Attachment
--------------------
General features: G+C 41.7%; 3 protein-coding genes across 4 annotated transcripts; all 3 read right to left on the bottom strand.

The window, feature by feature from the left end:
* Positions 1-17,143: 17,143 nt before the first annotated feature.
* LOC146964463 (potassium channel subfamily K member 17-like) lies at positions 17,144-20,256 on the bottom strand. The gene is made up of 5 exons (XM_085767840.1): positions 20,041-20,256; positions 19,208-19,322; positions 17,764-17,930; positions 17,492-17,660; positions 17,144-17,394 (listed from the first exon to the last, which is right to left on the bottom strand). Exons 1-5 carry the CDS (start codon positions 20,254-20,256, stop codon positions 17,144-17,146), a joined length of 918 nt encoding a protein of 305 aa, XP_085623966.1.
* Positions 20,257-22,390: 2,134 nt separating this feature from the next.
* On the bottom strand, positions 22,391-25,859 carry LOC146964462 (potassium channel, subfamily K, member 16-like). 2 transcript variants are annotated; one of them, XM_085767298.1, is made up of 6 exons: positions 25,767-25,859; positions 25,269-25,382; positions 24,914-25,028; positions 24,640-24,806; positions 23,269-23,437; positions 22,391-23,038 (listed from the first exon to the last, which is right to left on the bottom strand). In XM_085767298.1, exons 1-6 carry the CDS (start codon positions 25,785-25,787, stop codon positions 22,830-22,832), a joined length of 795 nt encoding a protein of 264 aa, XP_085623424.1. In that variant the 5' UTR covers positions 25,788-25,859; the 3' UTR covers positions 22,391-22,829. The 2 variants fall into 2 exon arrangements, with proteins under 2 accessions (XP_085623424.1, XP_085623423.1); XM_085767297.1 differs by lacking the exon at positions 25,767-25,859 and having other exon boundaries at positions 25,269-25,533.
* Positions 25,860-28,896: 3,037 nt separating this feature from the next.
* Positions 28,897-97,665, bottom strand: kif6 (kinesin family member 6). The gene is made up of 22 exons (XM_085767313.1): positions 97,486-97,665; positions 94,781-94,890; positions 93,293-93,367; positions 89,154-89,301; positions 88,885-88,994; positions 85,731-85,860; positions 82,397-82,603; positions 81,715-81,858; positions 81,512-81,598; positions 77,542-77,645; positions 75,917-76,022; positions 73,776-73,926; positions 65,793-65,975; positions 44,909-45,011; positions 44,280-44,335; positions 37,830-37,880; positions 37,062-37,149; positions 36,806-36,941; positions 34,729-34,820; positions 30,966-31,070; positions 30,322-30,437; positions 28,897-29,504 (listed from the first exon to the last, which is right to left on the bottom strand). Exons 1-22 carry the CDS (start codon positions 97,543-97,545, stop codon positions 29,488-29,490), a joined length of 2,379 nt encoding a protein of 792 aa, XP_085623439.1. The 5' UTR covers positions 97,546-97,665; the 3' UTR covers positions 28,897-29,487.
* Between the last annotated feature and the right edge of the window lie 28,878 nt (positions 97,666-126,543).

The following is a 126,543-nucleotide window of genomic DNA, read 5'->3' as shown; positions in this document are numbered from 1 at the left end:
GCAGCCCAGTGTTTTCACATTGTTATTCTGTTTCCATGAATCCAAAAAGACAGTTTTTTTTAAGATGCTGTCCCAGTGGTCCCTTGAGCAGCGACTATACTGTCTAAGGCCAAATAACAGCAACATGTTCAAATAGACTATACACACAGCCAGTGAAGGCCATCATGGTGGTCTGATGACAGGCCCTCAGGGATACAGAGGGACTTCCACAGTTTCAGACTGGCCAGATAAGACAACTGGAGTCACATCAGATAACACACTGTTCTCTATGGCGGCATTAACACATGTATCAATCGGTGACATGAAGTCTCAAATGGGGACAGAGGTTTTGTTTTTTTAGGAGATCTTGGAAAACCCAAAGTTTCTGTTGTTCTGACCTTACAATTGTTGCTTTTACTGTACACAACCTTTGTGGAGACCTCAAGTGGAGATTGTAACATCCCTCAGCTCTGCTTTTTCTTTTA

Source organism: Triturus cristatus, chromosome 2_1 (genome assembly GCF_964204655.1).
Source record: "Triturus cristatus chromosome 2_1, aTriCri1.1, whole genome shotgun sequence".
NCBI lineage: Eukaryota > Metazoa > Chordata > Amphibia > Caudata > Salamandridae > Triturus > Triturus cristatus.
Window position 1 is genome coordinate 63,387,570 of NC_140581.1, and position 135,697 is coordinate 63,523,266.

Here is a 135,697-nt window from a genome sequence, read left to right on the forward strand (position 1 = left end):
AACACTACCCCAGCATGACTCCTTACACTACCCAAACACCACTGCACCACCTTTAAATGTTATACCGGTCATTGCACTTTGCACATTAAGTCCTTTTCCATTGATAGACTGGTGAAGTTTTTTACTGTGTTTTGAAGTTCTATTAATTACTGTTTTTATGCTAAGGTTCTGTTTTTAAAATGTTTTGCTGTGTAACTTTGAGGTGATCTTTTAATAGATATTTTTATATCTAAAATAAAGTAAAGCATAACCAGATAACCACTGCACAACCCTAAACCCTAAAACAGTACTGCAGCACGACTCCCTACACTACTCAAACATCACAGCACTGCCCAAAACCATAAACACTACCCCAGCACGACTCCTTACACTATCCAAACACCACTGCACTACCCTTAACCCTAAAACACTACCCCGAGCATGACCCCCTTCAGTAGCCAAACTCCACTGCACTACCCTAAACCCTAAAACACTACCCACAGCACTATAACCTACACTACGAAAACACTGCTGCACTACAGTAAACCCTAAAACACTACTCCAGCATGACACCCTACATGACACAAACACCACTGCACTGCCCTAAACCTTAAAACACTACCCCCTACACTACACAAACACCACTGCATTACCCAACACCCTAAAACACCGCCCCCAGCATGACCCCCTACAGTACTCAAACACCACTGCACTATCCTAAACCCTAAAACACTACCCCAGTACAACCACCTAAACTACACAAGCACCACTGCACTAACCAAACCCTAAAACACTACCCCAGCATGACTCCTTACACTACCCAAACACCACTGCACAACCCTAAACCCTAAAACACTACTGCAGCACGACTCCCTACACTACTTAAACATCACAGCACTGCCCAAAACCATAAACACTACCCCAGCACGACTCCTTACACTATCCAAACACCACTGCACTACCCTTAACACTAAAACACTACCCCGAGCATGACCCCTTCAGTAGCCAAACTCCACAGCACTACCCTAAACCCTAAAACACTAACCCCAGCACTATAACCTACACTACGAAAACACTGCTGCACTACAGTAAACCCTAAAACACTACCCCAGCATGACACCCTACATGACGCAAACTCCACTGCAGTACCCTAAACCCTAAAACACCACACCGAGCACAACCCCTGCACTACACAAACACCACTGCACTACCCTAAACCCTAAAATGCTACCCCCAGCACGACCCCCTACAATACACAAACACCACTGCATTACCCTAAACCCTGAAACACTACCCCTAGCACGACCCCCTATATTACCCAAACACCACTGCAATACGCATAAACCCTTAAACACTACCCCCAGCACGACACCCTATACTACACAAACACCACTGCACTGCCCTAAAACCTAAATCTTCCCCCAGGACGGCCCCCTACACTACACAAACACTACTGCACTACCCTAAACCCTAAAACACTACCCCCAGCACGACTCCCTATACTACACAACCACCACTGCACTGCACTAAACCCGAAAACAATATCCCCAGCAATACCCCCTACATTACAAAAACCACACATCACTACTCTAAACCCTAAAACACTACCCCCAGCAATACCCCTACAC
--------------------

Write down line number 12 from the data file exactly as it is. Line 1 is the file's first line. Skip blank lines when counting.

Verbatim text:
Source organism: Triturus cristatus, chromosome 2_1 (genome assembly GCF_964204655.1).